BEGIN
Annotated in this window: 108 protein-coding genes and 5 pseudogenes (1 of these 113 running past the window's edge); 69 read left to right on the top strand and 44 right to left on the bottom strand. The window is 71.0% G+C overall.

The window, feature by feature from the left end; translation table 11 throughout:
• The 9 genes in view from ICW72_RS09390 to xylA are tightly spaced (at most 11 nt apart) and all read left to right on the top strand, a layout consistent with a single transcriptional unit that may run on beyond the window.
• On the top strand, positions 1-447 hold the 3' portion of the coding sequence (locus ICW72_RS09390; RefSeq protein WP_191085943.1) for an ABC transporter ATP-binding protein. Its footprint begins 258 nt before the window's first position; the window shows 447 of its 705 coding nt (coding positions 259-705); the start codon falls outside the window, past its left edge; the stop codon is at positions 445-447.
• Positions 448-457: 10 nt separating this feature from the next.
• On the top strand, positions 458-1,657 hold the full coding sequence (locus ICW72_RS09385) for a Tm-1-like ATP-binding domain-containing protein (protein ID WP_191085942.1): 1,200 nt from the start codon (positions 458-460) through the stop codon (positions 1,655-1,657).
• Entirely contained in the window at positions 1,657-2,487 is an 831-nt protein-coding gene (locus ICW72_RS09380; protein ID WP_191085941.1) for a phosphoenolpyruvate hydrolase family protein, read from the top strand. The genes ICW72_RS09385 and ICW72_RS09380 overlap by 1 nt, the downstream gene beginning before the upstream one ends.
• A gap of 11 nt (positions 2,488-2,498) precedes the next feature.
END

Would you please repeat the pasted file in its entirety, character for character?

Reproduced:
Annotated in this window: 108 protein-coding genes and 5 pseudogenes (1 of these 113 running past the window's edge); 69 read left to right on the top strand and 44 right to left on the bottom strand. The window is 71.0% G+C overall.

The window, feature by feature from the left end; translation table 11 throughout:
• The 9 genes in view from ICW72_RS09390 to xylA are tightly spaced (at most 11 nt apart) and all read left to right on the top strand, a layout consistent with a single transcriptional unit that may run on beyond the window.
• On the top strand, positions 1-447 hold the 3' portion of the coding sequence (locus ICW72_RS09390; RefSeq protein WP_191085943.1) for an ABC transporter ATP-binding protein. Its footprint begins 258 nt before the window's first position; the window shows 447 of its 705 coding nt (coding positions 259-705); the start codon falls outside the window, past its left edge; the stop codon is at positions 445-447.
• Positions 448-457: 10 nt separating this feature from the next.
• On the top strand, positions 458-1,657 hold the full coding sequence (locus ICW72_RS09385) for a Tm-1-like ATP-binding domain-containing protein (protein ID WP_191085942.1): 1,200 nt from the start codon (positions 458-460) through the stop codon (positions 1,655-1,657).
• Entirely contained in the window at positions 1,657-2,487 is an 831-nt protein-coding gene (locus ICW72_RS09380; protein ID WP_191085941.1) for a phosphoenolpyruvate hydrolase family protein, read from the top strand. The genes ICW72_RS09385 and ICW72_RS09380 overlap by 1 nt, the downstream gene beginning before the upstream one ends.
• A gap of 11 nt (positions 2,488-2,498) precedes the next feature.